Super Cub: Review and Reflection After Three

“You do not need a therapist if you own a motorcycle, any kind of motorcycle.” –Dan Aykroyd

Koguma is a high school girl with no family, money or hobbies. Her life is a monotonous routine consisting of going to school and returning home. One day, having grown wearisome of struggling up the hill on her way to school, Koguma swings by a motorcycle shop and learns that the owner is selling a green Super Cub for a mere 10000 Yen. Despite the Super Cub’s checkered past, Koguma purchases the bike and secures her operator’s license. Eager to go for a ride, Koguma ends up stuck at the convenience store and learns that her bike’s run out of gas. She switches over to the reserve tank after consulting the manual and resolves to always keep an eye on her fuel levels. As Koguma begins riding more frequently, she encounters classmate Reiko, who rides a modified CT110. As Koguma gets to know Reiko better, she begins looking forwards to sharing lunch with her together, and learns that while Reiko is a model student and admired by all, Reiko’s yearning is to be out on the open road. One day, while discussing potential plans to tour the countryside on their bikes, Reiko realises that Koguma’s got no trunk-top case, and offers to help her get one, free of change. Koguma also learns that safety goggles from the local hardware store will do the trick for keeping the wind away from her eyes while riding. This is Super Cub, the season’s cathartic series that portrays a journey of discovery and exploration. Unsurprisingly, the premise of motorcycles and biking offers a chance to present the series’ themes in a highly visual manner: new horizons open up for Koguma when she purchases a Super Cub. Super Cub itself wastes no time making the change in her life felt. When viewers first meet Koguma, colours are washed out, and her world is as dead as a doorknob. The moment she boards the Super Cub, starts the engine and makes her way home for the first time, Hokuto, Yamanashi, suddenly takes on a newfound life, and the world comes to life.

Standing in stark contrast with most slice-of-life series I write about, which are characterised by rambunctious characters and humour at every turn, Super Cub is a very subdued, slow-paced anime. Koguma speaks infrequently, and her dialogue is characterised by a quiet, hesitant inflection. Indeed, Super Cub feels a great deal like Sketchbook, in which silence and distance are both utilised to encourage viewers to reflect on a moment. From lingering shots of the Super Cub’s engine and chassis, to Koguma’s smiles, Super Cub intends for viewers to really take in a moment and appreciate what’s going on. Further to this, the soundtrack is very minimal, and for the most part, Koguma’s world is quite faded when it comes to colour. The atmosphere is therefore perfect for introspection, and it becomes evident that after buying the Super Cub, Koguma’s world changes entirely. While she still lacks a family and money, the prospect of being able to come and go as she pleases opens her heart up, and she befriends a classmate who’s got a passion for bikes, extending her horizons even further. However, this journey will not be one of unbridled energy, of being pulled out of one’s comfort zone to push new boundaries. Instead, through its quiet aesthetic, Super Cub shows how people can, and will step past their boundaries at their own pace as they are comfortable. It therefore goes without saying that I am enjoying this series immensely, as it represents a departure from the noisier approach that other series take towards portraying tales of learning and living in the moment.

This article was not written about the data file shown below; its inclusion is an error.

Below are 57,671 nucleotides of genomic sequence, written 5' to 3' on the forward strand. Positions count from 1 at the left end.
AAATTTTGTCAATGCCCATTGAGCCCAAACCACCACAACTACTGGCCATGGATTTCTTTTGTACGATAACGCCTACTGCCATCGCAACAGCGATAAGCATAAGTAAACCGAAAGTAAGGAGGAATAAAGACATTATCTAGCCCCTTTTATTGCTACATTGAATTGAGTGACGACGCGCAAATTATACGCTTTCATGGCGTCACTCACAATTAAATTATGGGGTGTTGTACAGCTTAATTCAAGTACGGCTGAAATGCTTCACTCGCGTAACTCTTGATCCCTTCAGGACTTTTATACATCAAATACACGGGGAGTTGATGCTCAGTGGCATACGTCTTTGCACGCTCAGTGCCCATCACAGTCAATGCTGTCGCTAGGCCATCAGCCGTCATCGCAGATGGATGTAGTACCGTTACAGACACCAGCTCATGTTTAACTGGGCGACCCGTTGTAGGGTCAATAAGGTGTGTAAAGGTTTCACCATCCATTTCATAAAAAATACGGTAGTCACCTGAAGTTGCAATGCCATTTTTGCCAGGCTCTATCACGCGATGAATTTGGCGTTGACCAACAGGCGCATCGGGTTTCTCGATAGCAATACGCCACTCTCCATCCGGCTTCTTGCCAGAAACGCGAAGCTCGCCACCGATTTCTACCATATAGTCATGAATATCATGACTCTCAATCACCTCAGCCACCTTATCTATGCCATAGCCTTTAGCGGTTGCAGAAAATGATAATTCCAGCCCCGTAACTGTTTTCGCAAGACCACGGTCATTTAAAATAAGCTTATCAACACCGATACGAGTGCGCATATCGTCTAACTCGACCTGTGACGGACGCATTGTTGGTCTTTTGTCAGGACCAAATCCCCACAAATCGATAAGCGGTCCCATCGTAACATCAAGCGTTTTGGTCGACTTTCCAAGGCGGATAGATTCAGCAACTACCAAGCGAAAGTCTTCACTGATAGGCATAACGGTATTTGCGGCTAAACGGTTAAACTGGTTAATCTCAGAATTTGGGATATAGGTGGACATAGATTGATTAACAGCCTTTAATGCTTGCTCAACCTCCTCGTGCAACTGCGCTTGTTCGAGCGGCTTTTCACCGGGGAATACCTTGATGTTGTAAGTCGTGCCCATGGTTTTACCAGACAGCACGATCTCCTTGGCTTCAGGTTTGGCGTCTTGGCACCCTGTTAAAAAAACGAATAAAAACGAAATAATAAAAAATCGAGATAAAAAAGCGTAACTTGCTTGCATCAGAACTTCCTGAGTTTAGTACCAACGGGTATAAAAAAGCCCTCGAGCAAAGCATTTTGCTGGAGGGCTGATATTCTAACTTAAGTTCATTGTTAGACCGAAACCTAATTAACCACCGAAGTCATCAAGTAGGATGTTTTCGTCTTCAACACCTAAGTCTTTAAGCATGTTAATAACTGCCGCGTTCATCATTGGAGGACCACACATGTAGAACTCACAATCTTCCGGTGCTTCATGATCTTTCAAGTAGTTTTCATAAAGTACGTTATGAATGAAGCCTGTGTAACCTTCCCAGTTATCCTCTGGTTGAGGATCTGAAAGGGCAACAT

Screenshots and Commentary

  • Koguma is Super Cub‘s protagonist, and in her own words, has nothing. Her life is remarkably austere, consisting of going to school and stopping by the grocery store for provisions. While her world is very drab, evidenced by the washed out colours, there is little to indicate that Koguma is necessarily unhappy: Koguma initially rides a bike to school, and she smiles along the way, showing that she enjoys things.

  • However, heading up the incline leading to her school always renders her exhausted, and one day, after one difficult uphill trip too many, Koguma decides it’s time to change things up. One of the biggest questions surrounding how things work for Koguma is finances: she leads a very frugal lifestyle and says that she has no money, but in spite of this, is able to consider buying a motorbike, which is shown to cost anywhere from 1800 to 12000 CAD at the local dealer. There is, fortunately, a simple answer: until official materials indicate otherwise, my guess is that Koguma lives apart from her other family, but they’ve agreed to give her a small stipend for necessities.